Storytelling is so full of possibilities to tease, engage and surprise viewers. Following up on the foreshadowing piece, here we look at another super-popular cinematic device: The MacGuffin.
Now if you’re a Tarantino geek, you’ve probably heard him say it a few times in his interviews about Pulp Fiction: “The suitcase in Pulp Fiction is a MacGuffin.” If you’re a fan of the classics, “Rosebud” in Citizen Kane is deemed a MacGuffin as well. For the contemporaries: the Rabbit’s foot in Mission Impossible III is also a great example. What really is a MacGuffin, you wonder?
This plot device was introduced by English screenwriter Angus MacPhail and popularized by Alfred Hitchcock in the 1930s. The most popular definition remains Hitchcock’s version, which goes (not verbatim): Something that the characters in the movie deeply care about, but the audience does not. These objects motivate the actions of characters, but do not have an active role to play in the plot. In fact, a MacGuffin could be replaced with almost zero impact on the story!
Sounds tricky and weird, right? Well, more than a tease for the audience, it’s a writer’s tool to focus elsewhere; rather than give an object prominence, they may want to develop the story of how the characters are motivated by that object. Some people say a MacGuffin is simply something that the characters are hunting for; so all films that involve some kind of a search, do have them. Here we look at a wholesome mix of Malayalam films that have MacGuffin-like objects.
The Queen’s Necklace in Vettam
All Gopalakrishnan cares about through the first half of Vettam is the necklace he stole, which happens to get trapped in Veena’s bag. It is because of his attempts to retrieve the necklace from her that they stick together as one unit through the film. The iconic hotel subplot of the second half is built on the condition that Veena would return the necklace to him only if he helps her with her beau situation.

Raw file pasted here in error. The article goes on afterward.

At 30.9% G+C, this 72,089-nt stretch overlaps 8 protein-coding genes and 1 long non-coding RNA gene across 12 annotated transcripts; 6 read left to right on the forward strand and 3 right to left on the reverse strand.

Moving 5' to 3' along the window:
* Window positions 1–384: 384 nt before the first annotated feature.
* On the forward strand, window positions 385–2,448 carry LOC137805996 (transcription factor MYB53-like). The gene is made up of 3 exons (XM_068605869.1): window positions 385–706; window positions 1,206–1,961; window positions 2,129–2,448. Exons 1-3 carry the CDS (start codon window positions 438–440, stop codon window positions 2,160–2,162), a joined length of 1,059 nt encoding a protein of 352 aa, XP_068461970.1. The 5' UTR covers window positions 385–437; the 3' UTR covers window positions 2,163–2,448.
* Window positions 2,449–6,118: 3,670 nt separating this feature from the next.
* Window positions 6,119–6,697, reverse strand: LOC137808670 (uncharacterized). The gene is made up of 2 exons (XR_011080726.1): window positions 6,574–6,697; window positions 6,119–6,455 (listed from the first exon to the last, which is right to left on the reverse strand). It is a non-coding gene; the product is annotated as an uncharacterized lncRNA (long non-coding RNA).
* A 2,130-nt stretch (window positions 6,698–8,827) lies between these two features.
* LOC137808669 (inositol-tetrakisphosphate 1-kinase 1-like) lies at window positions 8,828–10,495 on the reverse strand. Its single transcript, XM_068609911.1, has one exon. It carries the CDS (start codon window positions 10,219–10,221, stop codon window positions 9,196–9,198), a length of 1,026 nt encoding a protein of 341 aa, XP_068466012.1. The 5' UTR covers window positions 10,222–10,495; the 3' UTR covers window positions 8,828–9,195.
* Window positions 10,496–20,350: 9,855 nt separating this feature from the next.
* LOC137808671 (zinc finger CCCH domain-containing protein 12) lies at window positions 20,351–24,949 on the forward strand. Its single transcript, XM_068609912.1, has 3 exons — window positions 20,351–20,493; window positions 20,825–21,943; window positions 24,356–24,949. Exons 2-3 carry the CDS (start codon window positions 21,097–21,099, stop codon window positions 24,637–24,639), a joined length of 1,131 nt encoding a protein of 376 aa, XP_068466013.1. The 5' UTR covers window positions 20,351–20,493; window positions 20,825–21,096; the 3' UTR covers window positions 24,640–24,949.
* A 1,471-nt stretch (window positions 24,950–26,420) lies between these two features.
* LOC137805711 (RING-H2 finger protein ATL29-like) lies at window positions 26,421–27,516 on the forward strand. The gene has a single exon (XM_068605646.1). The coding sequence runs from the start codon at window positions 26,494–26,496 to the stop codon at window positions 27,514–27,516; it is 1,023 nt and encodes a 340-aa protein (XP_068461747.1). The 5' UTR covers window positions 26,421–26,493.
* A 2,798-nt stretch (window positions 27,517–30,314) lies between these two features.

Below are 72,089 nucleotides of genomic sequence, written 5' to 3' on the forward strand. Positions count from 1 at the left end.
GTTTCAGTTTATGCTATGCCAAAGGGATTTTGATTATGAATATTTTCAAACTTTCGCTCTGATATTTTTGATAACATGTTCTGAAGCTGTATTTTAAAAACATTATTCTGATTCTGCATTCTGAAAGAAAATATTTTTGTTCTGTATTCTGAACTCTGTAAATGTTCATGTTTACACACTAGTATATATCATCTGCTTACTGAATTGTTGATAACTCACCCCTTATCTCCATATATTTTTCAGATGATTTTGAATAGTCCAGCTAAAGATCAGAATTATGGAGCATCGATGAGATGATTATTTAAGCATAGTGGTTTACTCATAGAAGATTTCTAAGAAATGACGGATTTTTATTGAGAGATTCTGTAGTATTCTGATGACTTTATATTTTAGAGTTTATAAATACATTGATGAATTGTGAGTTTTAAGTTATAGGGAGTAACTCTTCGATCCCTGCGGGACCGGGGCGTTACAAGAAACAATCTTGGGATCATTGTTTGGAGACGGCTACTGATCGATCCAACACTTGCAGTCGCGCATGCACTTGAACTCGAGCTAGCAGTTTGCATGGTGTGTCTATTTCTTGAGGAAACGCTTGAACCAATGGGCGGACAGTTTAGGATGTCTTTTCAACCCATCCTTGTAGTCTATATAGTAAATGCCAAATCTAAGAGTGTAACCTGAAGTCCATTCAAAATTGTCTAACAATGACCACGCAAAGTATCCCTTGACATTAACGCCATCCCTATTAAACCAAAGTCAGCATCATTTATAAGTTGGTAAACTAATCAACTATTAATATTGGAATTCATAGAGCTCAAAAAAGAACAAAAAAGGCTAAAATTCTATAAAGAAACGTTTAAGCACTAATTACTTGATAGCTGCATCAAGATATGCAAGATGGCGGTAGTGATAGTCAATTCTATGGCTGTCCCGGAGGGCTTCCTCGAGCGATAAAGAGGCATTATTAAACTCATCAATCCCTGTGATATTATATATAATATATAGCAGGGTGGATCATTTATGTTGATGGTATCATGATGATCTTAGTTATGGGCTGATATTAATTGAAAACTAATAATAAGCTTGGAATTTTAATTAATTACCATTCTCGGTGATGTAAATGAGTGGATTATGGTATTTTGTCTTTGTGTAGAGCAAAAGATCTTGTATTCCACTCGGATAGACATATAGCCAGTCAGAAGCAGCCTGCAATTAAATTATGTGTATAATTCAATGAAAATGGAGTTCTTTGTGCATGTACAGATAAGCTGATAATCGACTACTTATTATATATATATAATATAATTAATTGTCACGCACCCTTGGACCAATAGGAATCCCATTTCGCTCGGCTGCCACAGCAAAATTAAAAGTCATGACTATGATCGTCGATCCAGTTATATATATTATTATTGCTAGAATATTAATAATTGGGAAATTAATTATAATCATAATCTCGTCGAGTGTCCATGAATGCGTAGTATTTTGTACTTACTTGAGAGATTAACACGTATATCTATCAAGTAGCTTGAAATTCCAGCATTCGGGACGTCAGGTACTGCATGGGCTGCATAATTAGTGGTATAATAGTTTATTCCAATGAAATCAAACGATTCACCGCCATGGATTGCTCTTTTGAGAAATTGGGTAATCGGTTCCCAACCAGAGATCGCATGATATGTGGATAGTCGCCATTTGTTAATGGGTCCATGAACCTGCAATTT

Neelakoduveli in Aadu
We are introduced to the exotic herb Neelakoduveli, right in the opening sequence of the film. Given its legacy of bringing good fortune to its owner, some gangsters in Bangkok are plotting to smuggle it. This plant becomes the connecting link where the subplots of the Shaji Pappan gang, the Dude gang, Sharbat Shameer, Satan Xavier, P.P Sasi and many others converge.
Crown in Akkare Akkare Akkare
In the third instalment of our favourite buddy cop series, Dasan and Vijayan are sent to the USA. The investigation kicks off as a search for a valuable gold crown that has been stolen from India. (When the film ends, ee ‘saadhanam’ avarude kayyil und. xD)
The Gold Chain in Thondimuthalum Driksakshiyum
The conflict begins when Prasad steals (read swallows) Sreeja’s necklace, and is caught red-handed. The incident triggers a bigger drama that unfolds in the police station.
The Bullets in Unda
Ironically enough, Unda is not really about the bullets. It’s a sociopolitical commentary. It talks about the idiosyncrasies of the Indian bureaucracy. It talks about crucial communication gaps. It talks about alienation of Indians within their own country. The prospect of the arriving bullets is just a layer that keeps the police unit motivated as the days pass by.
Dosa in Salt N’ Pepper
The one incident that sparks off the Kalidasan-Maya plot is when Maya dials Kalidasan’s number by mistake and orders a plate of thattil kutti dosa. Initial hostilities aside, the two bond over time, over their love for food. Much like the tagline of the film, it’s essentially a “dosa undakkiya kadha”.
The ‘important objects’ of many films happen to fall under a questionable grey area. However, there are certain cases where we can say for sure that the objects are NOT MacGuffins. They are cases where an object motivates a character’s actions at some point in the movie, and at a later point, the objects become crucial to how the rest of the plot pans out, by revealing secrets within themselves. These are termed Plot Coupons. In Leela, Kuttiyappan wants to fornicate against the trunk of an elephant. The trunk would have been a MacGuffin if it hadn’t paved the way for a gory climax. In Three Kings, the nidhi (treasure) would also have been a perfect example if it didn’t form the basis of the twist: that the whole ‘treasure hunt’ was a secretly shot reality show.
We’ve tried our best to make a legit list of Hitchcockian MacGuffins, but we’re not infallible, so..do comment if you think any of the above entries doesn’t make the cut. Also, do let us know your guesses, and let’s make this list awesome-r!
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